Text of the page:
The school season is upon us, and we all know that often it comes with an upswing in going out, to parties, or to the bar. What does this mean for someone training for a marathon? 

Not only does it mean more calories and extra weight to carry out on our runs with us, but alcohol also means hangovers, and very few people enjoy running on a hangover. In short, alcohol as part of a balanced diet with healthy foods and plenty of water won’t be harmful to your fitness plans. But, we thought it’d be interesting to take a closer look at the effect of alcohol, and how we can reverse any negatives. 

It's a Diuretic

A diuretic is anything that increases the production of urine in the body, so it increases the level of water removed from the body. The more water you lose, the more dehydrated you get which can cause multiple issues for runners. Dehydration can increase the risk of muscle cramps, strains and pulls. It also increases general feelings of fatigue, making it harder to get out for the run in the first place.

So, if you’re heading out on a long run the day after a big night out, just make sure you are well hydrated to prevent any injury or unwanted tiredness. A top tip would be to alternate your drinks with a glass of water, or at least go for a light beer.

It Changes Your Sleep

Drinking more than one or two units of alcohol can leave you feeling exhausted. Alcohol makes you fall straight into deep sleep, skipping the first stage in the sleep cycle - Rapid Eye Movement (REM). A night or two of a disruption to your usual cycle can throw you off for many more nights to come leaving you feeling exhausted. Ultimately, meaning you have less energy to head out on a run let alone complete it.

So, a top tip would be to try and space your nights out amongst nights of normal sleeping. It'll make all the difference if you are simply only having one night of no REM.

It Changes Resources Distribution

When your body is exposed to alcohol, it invests the majority of it’s energy into removing the toxin from your body. To do that, it takes time and resources away from other processes usually occurring in our bodies such as the conversion of glucose into our blood. Runners need blood sugar to be at a constant, with plentiful supplies of sugar. Overall, drinking, lowers blood sugar and you’ll have less accessible energy to tap into when you’re out on your run.

A tip here would be to make sure you have plenty of food alongside your alcohol, and plenty of things to keep your energy levels up on your run.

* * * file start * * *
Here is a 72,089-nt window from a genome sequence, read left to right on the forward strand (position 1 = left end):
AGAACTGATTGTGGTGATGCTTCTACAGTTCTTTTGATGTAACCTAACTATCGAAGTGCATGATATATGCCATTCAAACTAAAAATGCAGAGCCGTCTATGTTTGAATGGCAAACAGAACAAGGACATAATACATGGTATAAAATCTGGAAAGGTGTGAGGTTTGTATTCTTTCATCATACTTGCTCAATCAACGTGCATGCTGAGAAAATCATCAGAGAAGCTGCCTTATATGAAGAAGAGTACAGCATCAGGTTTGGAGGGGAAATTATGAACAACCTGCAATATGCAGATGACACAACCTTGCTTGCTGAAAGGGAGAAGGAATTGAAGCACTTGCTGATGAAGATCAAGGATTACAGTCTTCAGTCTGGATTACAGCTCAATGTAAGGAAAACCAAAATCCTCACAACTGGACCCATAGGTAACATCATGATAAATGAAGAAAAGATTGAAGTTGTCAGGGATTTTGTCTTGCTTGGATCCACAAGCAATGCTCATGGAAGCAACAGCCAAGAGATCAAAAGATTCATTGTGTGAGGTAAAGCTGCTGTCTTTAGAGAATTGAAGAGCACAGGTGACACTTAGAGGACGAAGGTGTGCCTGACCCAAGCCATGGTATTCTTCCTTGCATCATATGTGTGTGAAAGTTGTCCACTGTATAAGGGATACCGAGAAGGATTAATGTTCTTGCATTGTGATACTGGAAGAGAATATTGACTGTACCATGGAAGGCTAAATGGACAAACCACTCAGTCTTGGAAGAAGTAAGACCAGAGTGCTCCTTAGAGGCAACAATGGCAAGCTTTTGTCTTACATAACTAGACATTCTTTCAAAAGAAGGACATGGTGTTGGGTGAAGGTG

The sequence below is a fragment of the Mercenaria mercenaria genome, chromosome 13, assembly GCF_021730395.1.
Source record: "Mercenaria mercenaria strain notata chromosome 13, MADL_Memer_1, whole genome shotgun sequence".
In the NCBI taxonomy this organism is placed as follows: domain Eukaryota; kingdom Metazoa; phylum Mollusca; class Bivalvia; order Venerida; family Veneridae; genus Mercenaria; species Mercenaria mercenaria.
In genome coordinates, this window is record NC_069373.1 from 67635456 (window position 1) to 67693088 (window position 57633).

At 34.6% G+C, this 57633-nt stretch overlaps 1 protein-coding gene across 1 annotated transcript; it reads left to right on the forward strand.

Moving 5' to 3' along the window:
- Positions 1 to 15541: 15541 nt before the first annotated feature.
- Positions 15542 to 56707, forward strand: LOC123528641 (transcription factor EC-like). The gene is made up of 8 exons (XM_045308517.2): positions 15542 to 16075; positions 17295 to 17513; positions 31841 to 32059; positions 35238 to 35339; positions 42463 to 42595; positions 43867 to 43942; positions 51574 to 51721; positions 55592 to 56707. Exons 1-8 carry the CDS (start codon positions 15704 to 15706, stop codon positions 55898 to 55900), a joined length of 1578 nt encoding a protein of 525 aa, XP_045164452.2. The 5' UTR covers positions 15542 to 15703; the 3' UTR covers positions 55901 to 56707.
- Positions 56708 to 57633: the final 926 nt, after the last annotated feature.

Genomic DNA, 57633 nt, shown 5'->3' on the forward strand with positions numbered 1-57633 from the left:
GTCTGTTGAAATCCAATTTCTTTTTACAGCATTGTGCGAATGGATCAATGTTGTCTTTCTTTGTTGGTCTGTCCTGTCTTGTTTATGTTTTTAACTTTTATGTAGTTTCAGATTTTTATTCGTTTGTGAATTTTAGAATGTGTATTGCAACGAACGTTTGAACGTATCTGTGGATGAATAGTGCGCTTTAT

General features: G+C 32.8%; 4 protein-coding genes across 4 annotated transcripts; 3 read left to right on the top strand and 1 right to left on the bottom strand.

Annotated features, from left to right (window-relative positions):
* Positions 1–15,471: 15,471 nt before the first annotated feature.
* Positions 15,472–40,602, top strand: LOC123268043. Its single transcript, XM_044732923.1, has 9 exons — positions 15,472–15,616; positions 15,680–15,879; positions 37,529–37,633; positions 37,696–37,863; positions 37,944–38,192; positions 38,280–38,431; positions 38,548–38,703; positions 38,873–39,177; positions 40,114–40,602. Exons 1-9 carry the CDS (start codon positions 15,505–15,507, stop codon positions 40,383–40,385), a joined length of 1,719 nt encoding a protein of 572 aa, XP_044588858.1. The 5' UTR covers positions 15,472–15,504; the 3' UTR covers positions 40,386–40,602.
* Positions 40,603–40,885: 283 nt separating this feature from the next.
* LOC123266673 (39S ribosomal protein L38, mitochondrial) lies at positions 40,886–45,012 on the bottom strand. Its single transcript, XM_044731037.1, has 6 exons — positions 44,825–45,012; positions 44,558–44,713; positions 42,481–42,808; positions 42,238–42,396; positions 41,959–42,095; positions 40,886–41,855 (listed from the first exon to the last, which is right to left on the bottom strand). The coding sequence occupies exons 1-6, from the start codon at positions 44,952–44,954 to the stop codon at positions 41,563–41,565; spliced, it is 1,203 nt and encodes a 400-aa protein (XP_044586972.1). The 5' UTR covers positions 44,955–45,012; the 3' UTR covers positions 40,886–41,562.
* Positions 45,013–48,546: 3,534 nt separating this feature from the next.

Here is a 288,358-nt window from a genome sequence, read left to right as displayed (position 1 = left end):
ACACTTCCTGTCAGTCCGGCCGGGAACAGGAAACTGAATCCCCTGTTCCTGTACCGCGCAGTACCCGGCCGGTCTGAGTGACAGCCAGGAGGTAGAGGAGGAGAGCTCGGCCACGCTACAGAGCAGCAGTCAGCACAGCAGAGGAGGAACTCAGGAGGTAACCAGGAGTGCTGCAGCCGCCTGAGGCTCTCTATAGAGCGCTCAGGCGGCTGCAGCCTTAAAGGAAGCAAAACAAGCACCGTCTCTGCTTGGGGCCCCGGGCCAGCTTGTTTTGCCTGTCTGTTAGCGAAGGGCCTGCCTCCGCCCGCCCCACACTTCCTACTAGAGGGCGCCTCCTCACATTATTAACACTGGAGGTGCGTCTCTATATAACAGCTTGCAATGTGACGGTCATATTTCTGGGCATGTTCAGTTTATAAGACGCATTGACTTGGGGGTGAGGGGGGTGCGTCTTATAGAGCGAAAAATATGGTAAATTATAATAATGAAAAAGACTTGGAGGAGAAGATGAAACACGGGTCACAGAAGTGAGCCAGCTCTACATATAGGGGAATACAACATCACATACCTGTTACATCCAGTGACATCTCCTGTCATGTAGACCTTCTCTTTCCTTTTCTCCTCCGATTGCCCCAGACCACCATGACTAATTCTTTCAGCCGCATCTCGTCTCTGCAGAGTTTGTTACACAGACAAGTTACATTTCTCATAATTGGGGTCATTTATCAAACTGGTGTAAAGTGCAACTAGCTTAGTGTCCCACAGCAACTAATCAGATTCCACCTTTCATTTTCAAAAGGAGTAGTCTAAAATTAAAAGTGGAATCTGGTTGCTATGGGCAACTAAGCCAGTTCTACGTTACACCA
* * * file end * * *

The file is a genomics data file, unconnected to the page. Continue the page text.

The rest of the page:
As we're sure you're aware, alcohol can be a dominant part of the student lifestyle.

When it comes to running, the occasional drink won’t make too much of a difference but a big drinking session a couple of times a week will. High levels of alcohol consumption can essentially wipe out all the hard work you have been doing. We aren’t saying cut out alcohol altogether, but it is wise to cut down and considering not drinking alcohol before long runs.

However, despite all this talk about alcohol being bad for you when marathon training you will be glad to hear that certain types of alcohol, in moderation, can actually be beneficial. Red wine for example contains a chemical, resveratrol, which reduces your blood pressure and as a consequence protects your cardiovascular system.

Can I run with a hangover?

So you go for a catch up drink with friends, and one drink turns into two and before you know it the wine is being poured far too freely and you wake up the next morning feeling a little delicate with a decision: to run or not to run? We do not recommend running off a hangover. However, many runners do it all the time - and hats off to them!

If you choose to run after drinking, don’t expect to run a PB. If you are even struggling to sit up without feeling sick, forego the run. Rest, hydrate and take on the run later in the day or the following day.

Before hitting the roads make sure that you have hydrated your body like mentioned earlier with water and/or an energy drink, without this you will feel very sluggish on your run as you won’t have replenished they electrolytes that have been sapped up by the alcohol. You will know that you are hydrated when your urine is clear or a light yellow. Also when running, drop your pace and your distance.

Bottom line:

You don’t have to cut out all alcohol when you’re training for a marathon, but it’s a good idea to limit your consumption generally, and abstain before running days.